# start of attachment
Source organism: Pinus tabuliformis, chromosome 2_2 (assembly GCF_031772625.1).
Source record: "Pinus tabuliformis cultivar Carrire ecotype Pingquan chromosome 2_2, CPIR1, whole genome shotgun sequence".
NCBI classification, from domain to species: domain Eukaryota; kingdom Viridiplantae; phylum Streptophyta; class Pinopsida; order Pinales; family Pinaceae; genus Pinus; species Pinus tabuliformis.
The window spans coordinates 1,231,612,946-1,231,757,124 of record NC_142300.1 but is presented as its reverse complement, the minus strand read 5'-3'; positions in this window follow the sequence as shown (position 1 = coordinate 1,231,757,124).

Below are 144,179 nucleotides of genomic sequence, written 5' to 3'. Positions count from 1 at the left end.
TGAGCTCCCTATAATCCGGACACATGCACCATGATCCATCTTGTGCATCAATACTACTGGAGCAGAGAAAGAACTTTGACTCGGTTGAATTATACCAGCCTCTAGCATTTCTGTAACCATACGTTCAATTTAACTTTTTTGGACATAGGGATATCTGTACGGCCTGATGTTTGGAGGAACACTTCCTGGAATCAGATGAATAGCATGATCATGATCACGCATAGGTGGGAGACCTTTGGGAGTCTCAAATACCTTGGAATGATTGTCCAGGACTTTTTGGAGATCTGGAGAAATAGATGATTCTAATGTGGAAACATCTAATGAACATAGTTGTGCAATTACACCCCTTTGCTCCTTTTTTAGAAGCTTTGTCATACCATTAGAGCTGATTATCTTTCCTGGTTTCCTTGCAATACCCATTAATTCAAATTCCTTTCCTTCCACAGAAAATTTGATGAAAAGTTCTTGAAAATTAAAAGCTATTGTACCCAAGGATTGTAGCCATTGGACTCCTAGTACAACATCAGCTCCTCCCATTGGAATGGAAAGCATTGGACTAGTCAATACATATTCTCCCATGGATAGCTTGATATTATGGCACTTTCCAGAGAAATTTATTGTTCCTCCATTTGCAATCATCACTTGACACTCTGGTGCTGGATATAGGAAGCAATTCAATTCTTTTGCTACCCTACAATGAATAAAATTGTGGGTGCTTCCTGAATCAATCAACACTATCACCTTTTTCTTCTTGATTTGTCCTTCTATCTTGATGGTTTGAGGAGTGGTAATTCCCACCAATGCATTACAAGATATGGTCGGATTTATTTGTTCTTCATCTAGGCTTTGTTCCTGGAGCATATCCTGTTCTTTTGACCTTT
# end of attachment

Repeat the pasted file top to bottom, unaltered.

Source organism: Pinus tabuliformis, chromosome 2_2 (assembly GCF_031772625.1).
Source record: "Pinus tabuliformis cultivar Carrire ecotype Pingquan chromosome 2_2, CPIR1, whole genome shotgun sequence".
NCBI classification, from domain to species: domain Eukaryota; kingdom Viridiplantae; phylum Streptophyta; class Pinopsida; order Pinales; family Pinaceae; genus Pinus; species Pinus tabuliformis.
The window spans coordinates 1,231,612,946-1,231,757,124 of record NC_142300.1 but is presented as its reverse complement, the minus strand read 5'-3'; positions in this window follow the sequence as shown (position 1 = coordinate 1,231,757,124).

Below are 144,179 nucleotides of genomic sequence, written 5' to 3'. Positions count from 1 at the left end.
TGAGCTCCCTATAATCCGGACACATGCACCATGATCCATCTTGTGCATCAATACTACTGGAGCAGAGAAAGAACTTTGACTCGGTTGAATTATACCAGCCTCTAGCATTTCTGTAACCATACGTTCAATTTAACTTTTTTGGACATAGGGATATCTGTACGGCCTGATGTTTGGAGGAACACTTCCTGGAATCAGATGAATAGCATGATCATGATCACGCATAGGTGGGAGACCTTTGGGAGTCTCAAATACCTTGGAATGATTGTCCAGGACTTTTTGGAGATCTGGAGAAATAGATGATTCTAATGTGGAAACATCTAATGAACATAGTTGTGCAATTACACCCCTTTGCTCCTTTTTTAGAAGCTTTGTCATACCATTAGAGCTGATTATCTTTCCTGGTTTCCTTGCAATACCCATTAATTCAAATTCCTTTCCTTCCACAGAAAATTTGATGAAAAGTTCTTGAAAATTAAAAGCTATTGTACCCAAGGATTGTAGCCATTGGACTCCTAGTACAACATCAGCTCCTCCCATTGGAATGGAAAGCATTGGACTAGTCAATACATATTCTCCCATGGATAGCTTGATATTATGGCACTTTCCAGAGAAATTTATTGTTCCTCCATTTGCAATCATCACTTGACACTCTGGTGCTGGATATAGGAAGCAATTCAATTCTTTTGCTACCCTACAATGAATAAAATTGTGGGTGCTTCCTGAATCAATCAACACTATCACCTTTTTCTTCTTGATTTGTCCTTCTATCTTGATGGTTTGAGGAGTGGTAATTCCCACCAATGCATTACAAGATATGGTCGGATTTATTTGTTCTTCATCTAGGCTTTGTTCCTGGAGCATATCCTGTTCTTTTGACCTTT